“At the University of Richmond, we find ourselves in a suburban bubble, which can easily blind us to the diversity, segregation and socioeconomic divides within the Richmond community,” senior Campbell McDonald said.

McDonald got involved with The Youth Life Foundation of Richmond at the Highland Park/Northminster center last year through one of her classes in the Jepson School for Leadership Studies, Justice and Civil Society. YLFR has shown her a different side of Richmond, McDonald said. 

YLFR runs Learning Centers throughout Richmond that aim to develop leaders by making a long-term investment in children from at-risk communities. 

By supporting the students academically, developing character at a young age, raising expectations and investing in their lives through the relationship as mentors, the volunteers empower children to rise above their circumstances and become leaders, said Katharine Hunt, the director of operations for YLFR

Several students on campus volunteer at YLFR, form relationships with the kids in the program and become hooked. Senior Heather Gardiner began volunteering at YLFR during the fall of her freshman year. As Gardiner continues to volunteer, she has seen how consistent mentoring of the same students each week has impacted the kids in the program, she said. 

“The main focus of Youth Life is consistency, which many of these children lack in their lives, and I think for them to just have a constant support is very beneficial,” Gardiner said. 

Through joining YLFR, Gardiner has been able to get out of the Richmond bubble, and it has taught her to be grateful for the opportunities and life that she has, Gardiner said. 

Heather Goodlett, ‘94, founded Youth Life Foundation of Richmond in 2002. From the inception of this foundation, its relationship with UR students began to form. 

In the first years of the program, there were few mentors from UR, but in 2008 when the Center for Civic Engagement launched the Build-It program, which centered on the program's Highland Park center, YLFR became an official partner of the school.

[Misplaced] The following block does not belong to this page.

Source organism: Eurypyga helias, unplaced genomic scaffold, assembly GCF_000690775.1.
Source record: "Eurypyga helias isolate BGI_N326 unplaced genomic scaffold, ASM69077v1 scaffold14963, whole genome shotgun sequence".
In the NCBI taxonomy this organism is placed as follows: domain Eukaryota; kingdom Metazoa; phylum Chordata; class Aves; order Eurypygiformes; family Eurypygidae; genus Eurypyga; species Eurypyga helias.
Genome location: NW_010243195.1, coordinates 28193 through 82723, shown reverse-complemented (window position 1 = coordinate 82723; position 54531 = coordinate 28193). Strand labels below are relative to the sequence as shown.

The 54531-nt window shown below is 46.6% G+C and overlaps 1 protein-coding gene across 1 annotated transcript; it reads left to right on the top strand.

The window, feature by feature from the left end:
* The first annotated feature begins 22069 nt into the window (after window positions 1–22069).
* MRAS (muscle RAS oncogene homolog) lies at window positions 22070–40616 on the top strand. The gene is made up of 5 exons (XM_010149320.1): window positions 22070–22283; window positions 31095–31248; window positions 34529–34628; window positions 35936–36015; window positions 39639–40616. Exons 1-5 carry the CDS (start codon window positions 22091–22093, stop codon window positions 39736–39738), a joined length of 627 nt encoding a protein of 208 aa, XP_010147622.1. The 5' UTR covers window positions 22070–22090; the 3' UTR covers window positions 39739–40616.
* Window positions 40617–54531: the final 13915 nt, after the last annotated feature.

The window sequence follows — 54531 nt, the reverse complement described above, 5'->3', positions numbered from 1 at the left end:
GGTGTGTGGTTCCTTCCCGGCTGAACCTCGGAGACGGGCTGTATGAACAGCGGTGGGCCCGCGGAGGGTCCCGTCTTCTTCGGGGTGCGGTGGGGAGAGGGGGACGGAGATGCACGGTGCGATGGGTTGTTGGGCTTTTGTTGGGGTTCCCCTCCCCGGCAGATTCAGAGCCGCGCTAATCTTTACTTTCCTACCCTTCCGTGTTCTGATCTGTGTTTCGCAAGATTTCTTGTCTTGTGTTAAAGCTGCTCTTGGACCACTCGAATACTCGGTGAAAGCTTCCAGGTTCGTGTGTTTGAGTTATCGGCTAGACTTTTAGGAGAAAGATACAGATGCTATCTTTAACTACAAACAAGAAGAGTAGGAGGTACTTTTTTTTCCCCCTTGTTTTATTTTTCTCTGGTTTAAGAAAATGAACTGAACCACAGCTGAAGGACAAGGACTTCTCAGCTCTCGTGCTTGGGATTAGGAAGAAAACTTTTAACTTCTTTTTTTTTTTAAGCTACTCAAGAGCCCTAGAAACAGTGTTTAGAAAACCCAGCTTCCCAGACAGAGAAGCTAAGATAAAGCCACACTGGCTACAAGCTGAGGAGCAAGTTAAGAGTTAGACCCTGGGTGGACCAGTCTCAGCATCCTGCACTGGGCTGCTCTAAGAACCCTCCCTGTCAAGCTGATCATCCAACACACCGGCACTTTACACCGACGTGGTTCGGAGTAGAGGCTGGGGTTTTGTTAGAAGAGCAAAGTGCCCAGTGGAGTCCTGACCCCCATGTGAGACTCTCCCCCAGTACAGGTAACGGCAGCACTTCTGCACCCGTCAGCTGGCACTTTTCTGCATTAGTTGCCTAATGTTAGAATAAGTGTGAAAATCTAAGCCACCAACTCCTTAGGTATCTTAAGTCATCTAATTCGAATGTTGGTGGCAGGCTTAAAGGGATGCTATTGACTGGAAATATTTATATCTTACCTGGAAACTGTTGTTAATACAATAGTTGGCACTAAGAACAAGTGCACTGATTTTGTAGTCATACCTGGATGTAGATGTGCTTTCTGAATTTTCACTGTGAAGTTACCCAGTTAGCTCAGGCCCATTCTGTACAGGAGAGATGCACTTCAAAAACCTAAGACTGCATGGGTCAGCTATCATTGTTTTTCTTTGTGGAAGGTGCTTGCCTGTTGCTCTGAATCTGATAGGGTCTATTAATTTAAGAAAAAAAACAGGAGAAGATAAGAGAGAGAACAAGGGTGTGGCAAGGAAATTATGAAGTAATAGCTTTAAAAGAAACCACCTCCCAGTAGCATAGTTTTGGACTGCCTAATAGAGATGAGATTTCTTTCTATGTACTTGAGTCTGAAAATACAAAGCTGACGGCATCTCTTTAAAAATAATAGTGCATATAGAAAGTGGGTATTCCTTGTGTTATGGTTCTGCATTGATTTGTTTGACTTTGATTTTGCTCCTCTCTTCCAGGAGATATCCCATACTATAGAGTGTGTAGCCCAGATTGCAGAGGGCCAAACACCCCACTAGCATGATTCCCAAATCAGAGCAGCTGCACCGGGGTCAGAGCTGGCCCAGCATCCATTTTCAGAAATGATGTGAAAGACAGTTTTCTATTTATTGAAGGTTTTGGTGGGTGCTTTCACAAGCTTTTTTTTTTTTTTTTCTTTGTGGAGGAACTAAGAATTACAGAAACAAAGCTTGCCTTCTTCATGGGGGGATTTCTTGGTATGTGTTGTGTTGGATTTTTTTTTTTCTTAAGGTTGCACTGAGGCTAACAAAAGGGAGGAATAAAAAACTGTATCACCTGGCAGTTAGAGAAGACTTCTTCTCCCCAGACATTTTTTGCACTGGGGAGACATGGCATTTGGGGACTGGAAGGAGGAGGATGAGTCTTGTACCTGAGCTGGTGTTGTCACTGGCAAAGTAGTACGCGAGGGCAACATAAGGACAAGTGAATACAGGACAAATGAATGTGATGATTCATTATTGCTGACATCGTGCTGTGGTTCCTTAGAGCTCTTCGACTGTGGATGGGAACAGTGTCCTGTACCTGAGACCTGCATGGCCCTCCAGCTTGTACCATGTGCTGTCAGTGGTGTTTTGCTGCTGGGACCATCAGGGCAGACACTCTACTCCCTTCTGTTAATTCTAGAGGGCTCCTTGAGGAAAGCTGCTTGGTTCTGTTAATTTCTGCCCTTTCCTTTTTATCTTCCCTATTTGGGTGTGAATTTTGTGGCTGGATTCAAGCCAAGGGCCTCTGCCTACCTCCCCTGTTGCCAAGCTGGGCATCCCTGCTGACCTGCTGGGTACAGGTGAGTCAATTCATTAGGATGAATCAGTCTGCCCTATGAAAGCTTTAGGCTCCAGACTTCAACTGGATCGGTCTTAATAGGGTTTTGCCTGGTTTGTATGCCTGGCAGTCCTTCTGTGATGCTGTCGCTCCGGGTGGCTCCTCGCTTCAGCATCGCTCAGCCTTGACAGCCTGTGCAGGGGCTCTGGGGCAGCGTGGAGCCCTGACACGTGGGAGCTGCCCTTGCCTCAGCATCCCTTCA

The following year, UR began sending volunteers to the Delmont site as well. Within five years, there were more than 100 UR students volunteering at YLFR every semester, Hunt said. 

The partnership between CCE and YLFR continues to grow strong. Along with the CCE, students from UR have volunteered at YLFR through the Jepson School, summer internships, the Spanish in the Community class, sports teams, various sororities and numerous other programs. 

Five years ago, students on campus launched the Youth Life Mentoring Organization to recruit and support mentors as the foundation continues to grow. 

YLFR has programs for students in kindergarten through high school. The four elementary sites work with children in kindergarten through fifth grade. 

“At the sites, the mentors and teachers offer academic assistance by creating goals based on each child’s individual academic weaknesses," Amber Smith, the director of Delmont Learning Center, said. "We also collaborate with parents to choose character and spiritual goals for each child as well. Our goal is to have one-on-one mentoring for each child every afternoon.” 

The middle-school and high-school programs differ from the elementary ones. All three of the programs include after-school mentoring on Mondays and Tuesdays, but on Wednesdays, the children in the middle-school program return to the elementary program and serve as mentors, Hunt said.

On Wednesdays, the students in the high-school program participate in various community service and community engagement activities. Finally, on Thursdays, the middle-school students participate in different six-week long electives, which can include a range of activities from sports to foreign languages, and the high school students do “PHP” (post-high school prep). This is a time for them to work on individualized goals and prepare for the future through the program Jobs for Life. 

As a Youth Life mentor, McDonald has been able to see these divides firsthand and address the social issues of educational injustice, she said. 

“Experiencing Richmond outside of the university bubble has transformed my experience because it has given me a greater understanding of the city of Richmond and how someone living just a mile away can feel a world apart,” McDonald said.

Contact contributor Julia Muro at julia.muro@richmond.edu.